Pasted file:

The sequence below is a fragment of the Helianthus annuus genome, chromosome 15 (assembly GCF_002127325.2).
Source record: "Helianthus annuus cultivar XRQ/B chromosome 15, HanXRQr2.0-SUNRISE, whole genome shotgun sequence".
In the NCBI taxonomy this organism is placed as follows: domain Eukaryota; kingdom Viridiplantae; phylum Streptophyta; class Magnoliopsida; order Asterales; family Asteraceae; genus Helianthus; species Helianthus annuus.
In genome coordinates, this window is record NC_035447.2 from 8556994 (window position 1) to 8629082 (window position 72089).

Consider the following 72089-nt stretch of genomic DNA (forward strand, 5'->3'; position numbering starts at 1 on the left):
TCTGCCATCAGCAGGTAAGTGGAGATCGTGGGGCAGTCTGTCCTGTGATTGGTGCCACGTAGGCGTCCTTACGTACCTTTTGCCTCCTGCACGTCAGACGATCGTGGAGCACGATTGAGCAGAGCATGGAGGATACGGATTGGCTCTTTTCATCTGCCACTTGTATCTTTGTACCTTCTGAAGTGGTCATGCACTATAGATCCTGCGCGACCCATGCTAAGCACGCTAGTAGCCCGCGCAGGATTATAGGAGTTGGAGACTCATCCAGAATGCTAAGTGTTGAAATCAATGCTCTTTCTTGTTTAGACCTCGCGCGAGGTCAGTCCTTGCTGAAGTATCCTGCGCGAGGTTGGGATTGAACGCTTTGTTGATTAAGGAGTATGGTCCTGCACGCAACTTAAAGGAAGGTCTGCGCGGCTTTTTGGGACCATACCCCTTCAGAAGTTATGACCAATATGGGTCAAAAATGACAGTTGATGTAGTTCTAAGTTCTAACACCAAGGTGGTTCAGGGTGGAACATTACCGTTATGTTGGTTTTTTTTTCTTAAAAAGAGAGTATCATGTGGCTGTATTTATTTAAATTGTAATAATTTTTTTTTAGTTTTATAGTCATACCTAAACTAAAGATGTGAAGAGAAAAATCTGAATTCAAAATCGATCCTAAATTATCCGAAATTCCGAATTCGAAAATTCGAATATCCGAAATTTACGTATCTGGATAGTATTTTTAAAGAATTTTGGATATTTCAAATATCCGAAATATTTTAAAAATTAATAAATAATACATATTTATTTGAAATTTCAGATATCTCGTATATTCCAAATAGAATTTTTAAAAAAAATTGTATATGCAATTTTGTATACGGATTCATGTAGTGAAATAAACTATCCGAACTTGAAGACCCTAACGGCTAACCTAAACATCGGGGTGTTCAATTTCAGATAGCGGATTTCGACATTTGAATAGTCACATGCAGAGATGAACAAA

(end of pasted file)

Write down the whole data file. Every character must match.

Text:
The sequence below is a fragment of the Helianthus annuus genome, chromosome 15 (assembly GCF_002127325.2).
Source record: "Helianthus annuus cultivar XRQ/B chromosome 15, HanXRQr2.0-SUNRISE, whole genome shotgun sequence".
In the NCBI taxonomy this organism is placed as follows: domain Eukaryota; kingdom Viridiplantae; phylum Streptophyta; class Magnoliopsida; order Asterales; family Asteraceae; genus Helianthus; species Helianthus annuus.
In genome coordinates, this window is record NC_035447.2 from 8556994 (window position 1) to 8629082 (window position 72089).

Consider the following 72089-nt stretch of genomic DNA (forward strand, 5'->3'; position numbering starts at 1 on the left):
TCTGCCATCAGCAGGTAAGTGGAGATCGTGGGGCAGTCTGTCCTGTGATTGGTGCCACGTAGGCGTCCTTACGTACCTTTTGCCTCCTGCACGTCAGACGATCGTGGAGCACGATTGAGCAGAGCATGGAGGATACGGATTGGCTCTTTTCATCTGCCACTTGTATCTTTGTACCTTCTGAAGTGGTCATGCACTATAGATCCTGCGCGACCCATGCTAAGCACGCTAGTAGCCCGCGCAGGATTATAGGAGTTGGAGACTCATCCAGAATGCTAAGTGTTGAAATCAATGCTCTTTCTTGTTTAGACCTCGCGCGAGGTCAGTCCTTGCTGAAGTATCCTGCGCGAGGTTGGGATTGAACGCTTTGTTGATTAAGGAGTATGGTCCTGCACGCAACTTAAAGGAAGGTCTGCGCGGCTTTTTGGGACCATACCCCTTCAGAAGTTATGACCAATATGGGTCAAAAATGACAGTTGATGTAGTTCTAAGTTCTAACACCAAGGTGGTTCAGGGTGGAACATTACCGTTATGTTGGTTTTTTTTTCTTAAAAAGAGAGTATCATGTGGCTGTATTTATTTAAATTGTAATAATTTTTTTTTAGTTTTATAGTCATACCTAAACTAAAGATGTGAAGAGAAAAATCTGAATTCAAAATCGATCCTAAATTATCCGAAATTCCGAATTCGAAAATTCGAATATCCGAAATTTACGTATCTGGATAGTATTTTTAAAGAATTTTGGATATTTCAAATATCCGAAATATTTTAAAAATTAATAAATAATACATATTTATTTGAAATTTCAGATATCTCGTATATTCCAAATAGAATTTTTAAAAAAAATTGTATATGCAATTTTGTATACGGATTCATGTAGTGAAATAAACTATCCGAACTTGAAGACCCTAACGGCTAACCTAAACATCGGGGTGTTCAATTTCAGATAGCGGATTTCGACATTTGAATAGTCACATGCAGAGATGAACAAA